Leading the Newsroom is an interdisciplinary inquiry that brings together journalism and leadership theories and aims to understand how news and news outputs are shaped and published in Indian newsrooms. This research looks specifically to examine the role of women in positions of editorial leadership in the English print media in India. Researcher Saba Sodhi speaks about her ongoing work.
Could you tell us more about your study? What does it involve?
My focus is women in Indian newsrooms, particularly the leadership styles of female journalists. It involves going into newsrooms in India and exploring how news is published, the role women journalists play, and the different leadership styles involved in the process.
What made you want to study this?
Despite India being such a large and diverse country with a proportionately large and prominent media, there isn’t much empirical work about the media industry there. I felt there is a knowledge-gap about the composition of newsrooms and their functioning. It is also interesting to note that more and more women are entering the news industry back home, changing the demographics, and I wanted to understand what this meant for news and newsmaking. When I looked around, I also found that there was not much work on leadership in journalism in general. This study brings that all together. If I am not mistaken, this will be the first of its nature, looking specifically at the leadership roles in newsroom in India. I want to understand the leadership styles of women and explore the changes that women leaders may bring about to the news industry in the Indian context.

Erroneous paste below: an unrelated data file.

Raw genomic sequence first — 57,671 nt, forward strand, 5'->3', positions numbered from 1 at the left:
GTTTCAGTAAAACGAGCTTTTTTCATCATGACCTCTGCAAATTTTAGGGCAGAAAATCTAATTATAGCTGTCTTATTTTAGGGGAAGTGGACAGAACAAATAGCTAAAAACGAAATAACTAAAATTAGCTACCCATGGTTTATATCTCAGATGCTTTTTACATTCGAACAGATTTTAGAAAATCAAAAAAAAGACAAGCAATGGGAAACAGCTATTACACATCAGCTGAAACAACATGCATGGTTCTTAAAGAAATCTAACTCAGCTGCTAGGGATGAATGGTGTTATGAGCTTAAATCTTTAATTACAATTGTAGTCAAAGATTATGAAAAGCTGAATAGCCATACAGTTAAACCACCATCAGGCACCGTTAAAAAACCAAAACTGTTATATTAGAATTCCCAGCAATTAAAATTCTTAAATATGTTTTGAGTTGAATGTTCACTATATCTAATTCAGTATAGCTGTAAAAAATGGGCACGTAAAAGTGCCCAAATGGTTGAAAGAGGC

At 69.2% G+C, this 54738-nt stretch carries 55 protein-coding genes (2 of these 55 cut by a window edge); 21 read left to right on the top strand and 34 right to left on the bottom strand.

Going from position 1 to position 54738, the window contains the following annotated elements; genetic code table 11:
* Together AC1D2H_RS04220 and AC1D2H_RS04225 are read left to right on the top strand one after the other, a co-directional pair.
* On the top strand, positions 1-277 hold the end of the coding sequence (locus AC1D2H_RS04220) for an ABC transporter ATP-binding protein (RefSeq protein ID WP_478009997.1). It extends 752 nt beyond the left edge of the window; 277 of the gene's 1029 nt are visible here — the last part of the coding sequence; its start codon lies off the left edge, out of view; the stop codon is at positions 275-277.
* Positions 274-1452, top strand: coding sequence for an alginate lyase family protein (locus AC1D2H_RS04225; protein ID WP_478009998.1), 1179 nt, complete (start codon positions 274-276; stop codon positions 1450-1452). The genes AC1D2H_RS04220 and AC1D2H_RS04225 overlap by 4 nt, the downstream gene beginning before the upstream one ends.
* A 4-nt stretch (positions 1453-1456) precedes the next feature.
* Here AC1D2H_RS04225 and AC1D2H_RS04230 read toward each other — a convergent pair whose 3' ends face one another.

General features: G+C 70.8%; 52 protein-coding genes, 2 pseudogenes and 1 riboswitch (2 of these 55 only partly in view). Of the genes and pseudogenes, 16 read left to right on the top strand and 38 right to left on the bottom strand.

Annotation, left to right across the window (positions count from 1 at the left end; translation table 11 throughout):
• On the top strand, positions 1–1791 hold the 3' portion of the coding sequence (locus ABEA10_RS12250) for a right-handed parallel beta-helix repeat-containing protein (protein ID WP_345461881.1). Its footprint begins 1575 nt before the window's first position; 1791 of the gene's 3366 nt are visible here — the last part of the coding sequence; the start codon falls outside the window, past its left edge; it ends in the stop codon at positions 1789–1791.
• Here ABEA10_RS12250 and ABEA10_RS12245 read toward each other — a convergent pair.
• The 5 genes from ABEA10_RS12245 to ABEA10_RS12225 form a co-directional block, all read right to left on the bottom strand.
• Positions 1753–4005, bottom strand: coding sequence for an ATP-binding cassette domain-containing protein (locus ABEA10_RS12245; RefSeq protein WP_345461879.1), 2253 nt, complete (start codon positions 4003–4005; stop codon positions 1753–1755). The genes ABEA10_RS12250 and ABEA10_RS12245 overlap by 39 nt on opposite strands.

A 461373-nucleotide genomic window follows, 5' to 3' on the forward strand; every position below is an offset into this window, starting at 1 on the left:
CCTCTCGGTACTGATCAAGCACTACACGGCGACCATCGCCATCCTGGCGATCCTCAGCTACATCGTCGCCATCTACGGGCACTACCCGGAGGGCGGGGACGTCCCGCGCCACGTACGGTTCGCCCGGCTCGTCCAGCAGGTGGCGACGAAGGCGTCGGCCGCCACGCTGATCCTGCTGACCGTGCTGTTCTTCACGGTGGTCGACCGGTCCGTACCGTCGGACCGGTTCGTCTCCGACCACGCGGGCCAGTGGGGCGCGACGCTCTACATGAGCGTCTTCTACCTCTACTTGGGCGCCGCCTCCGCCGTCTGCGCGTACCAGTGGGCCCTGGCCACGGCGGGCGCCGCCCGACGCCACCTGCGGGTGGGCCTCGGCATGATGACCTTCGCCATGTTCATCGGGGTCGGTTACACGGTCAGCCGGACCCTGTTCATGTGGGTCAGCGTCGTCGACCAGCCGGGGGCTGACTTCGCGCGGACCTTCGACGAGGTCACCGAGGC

What impact do you think your research will make?
My study navigates the importance of diversity in the newsroom and the differences it may or can make by looking at scholarship on standpoint theory, leadership, gatekeeping, etc. Existing research is mostly western-centric and perhaps too focussed on the news as a product, not so much as a process. My study aims to help create a better understanding of Indian newsrooms, and perhaps offer some insight into how these newsrooms may evolve. Considering the multitude of voices and perspectives the Indian media is required to consider to truly be representative of the Indian people, information on how to make our media a fairer and more inclusive platform is crucial to strengthening the fourth estate. This research hopes to provide some insight into how leadership and management of newsrooms could play a part in that goal.